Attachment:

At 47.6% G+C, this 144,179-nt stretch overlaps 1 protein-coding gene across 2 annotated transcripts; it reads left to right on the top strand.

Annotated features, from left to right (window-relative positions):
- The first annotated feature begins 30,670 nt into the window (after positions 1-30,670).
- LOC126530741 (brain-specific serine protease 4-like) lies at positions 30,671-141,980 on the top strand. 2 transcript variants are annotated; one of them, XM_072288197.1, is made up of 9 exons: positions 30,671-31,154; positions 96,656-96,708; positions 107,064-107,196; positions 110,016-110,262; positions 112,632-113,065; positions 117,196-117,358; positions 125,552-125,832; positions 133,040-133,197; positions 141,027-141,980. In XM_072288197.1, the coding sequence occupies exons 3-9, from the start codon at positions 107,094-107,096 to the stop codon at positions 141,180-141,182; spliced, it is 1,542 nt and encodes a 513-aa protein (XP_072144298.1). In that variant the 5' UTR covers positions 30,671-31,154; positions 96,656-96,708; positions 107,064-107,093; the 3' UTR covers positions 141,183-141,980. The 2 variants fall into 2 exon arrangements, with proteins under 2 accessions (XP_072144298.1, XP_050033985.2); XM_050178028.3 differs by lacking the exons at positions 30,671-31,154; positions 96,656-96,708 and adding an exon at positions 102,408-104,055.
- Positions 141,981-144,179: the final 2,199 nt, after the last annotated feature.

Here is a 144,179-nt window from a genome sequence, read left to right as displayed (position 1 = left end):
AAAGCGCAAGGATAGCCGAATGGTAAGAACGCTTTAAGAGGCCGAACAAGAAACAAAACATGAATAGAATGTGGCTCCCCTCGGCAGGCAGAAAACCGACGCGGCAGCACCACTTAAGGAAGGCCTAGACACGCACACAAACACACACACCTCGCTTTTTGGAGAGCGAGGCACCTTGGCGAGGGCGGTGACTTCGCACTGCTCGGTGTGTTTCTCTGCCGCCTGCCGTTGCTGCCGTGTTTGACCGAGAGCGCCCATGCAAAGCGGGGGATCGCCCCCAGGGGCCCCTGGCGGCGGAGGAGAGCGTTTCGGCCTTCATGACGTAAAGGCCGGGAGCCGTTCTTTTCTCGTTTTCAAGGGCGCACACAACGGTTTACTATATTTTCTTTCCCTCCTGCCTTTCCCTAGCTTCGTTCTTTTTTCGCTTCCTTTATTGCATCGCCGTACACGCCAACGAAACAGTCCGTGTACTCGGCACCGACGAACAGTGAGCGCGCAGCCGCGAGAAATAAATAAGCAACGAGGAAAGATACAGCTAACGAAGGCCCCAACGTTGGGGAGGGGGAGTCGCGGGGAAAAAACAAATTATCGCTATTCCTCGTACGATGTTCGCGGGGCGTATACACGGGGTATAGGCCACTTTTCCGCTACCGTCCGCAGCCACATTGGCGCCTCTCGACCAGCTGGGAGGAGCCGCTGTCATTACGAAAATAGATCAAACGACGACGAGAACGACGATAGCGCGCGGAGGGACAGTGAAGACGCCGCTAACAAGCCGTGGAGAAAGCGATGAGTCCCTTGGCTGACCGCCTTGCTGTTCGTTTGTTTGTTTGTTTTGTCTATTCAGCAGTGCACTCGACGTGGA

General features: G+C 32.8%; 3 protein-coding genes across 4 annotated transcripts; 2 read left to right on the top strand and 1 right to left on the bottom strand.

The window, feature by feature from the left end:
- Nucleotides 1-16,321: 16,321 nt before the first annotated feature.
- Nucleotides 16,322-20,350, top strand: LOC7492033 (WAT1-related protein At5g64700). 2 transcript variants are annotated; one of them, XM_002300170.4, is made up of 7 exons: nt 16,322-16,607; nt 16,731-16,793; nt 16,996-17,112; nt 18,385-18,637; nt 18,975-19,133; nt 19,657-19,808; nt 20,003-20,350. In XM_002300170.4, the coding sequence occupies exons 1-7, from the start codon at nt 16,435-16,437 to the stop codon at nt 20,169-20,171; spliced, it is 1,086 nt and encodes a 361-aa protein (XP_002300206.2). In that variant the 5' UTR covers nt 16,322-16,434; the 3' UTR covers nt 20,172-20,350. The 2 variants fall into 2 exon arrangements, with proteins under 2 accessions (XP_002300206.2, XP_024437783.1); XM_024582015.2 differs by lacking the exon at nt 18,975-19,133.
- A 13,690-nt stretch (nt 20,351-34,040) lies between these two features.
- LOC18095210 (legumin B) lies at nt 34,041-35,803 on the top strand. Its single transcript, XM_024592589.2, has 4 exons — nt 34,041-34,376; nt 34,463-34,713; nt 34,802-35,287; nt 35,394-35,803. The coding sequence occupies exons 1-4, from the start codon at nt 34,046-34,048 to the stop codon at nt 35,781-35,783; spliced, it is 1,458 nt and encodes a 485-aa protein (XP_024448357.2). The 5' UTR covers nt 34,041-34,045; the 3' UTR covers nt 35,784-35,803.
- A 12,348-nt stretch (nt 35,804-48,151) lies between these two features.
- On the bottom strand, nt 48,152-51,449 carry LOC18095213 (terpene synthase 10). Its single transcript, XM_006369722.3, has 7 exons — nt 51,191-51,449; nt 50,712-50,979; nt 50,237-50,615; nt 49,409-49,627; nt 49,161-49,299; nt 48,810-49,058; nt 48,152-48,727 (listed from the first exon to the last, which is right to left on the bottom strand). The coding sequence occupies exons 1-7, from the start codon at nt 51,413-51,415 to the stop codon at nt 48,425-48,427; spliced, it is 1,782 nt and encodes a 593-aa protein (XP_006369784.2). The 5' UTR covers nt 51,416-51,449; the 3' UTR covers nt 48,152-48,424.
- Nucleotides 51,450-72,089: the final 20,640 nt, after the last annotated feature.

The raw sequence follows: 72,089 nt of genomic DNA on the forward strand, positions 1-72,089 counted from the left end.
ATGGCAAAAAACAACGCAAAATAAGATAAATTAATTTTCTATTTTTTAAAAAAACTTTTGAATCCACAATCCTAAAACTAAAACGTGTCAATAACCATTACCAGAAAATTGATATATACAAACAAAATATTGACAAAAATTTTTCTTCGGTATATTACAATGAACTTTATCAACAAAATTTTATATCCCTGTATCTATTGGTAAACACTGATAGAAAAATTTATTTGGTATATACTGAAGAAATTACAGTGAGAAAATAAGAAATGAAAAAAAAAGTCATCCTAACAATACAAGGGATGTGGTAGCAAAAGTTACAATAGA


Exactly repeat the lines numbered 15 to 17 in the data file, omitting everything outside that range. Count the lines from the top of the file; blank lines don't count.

- On the bottom strand, nt 48,152-51,449 carry LOC18095213 (terpene synthase 10). Its single transcript, XM_006369722.3, has 7 exons — nt 51,191-51,449; nt 50,712-50,979; nt 50,237-50,615; nt 49,409-49,627; nt 49,161-49,299; nt 48,810-49,058; nt 48,152-48,727 (listed from the first exon to the last, which is right to left on the bottom strand). The coding sequence occupies exons 1-7, from the start codon at nt 51,413-51,415 to the stop codon at nt 48,425-48,427; spliced, it is 1,782 nt and encodes a 593-aa protein (XP_006369784.2). The 5' UTR covers nt 51,416-51,449; the 3' UTR covers nt 48,152-48,424.
- Nucleotides 51,450-72,089: the final 20,640 nt, after the last annotated feature.

The raw sequence follows: 72,089 nt of genomic DNA on the forward strand, positions 1-72,089 counted from the left end.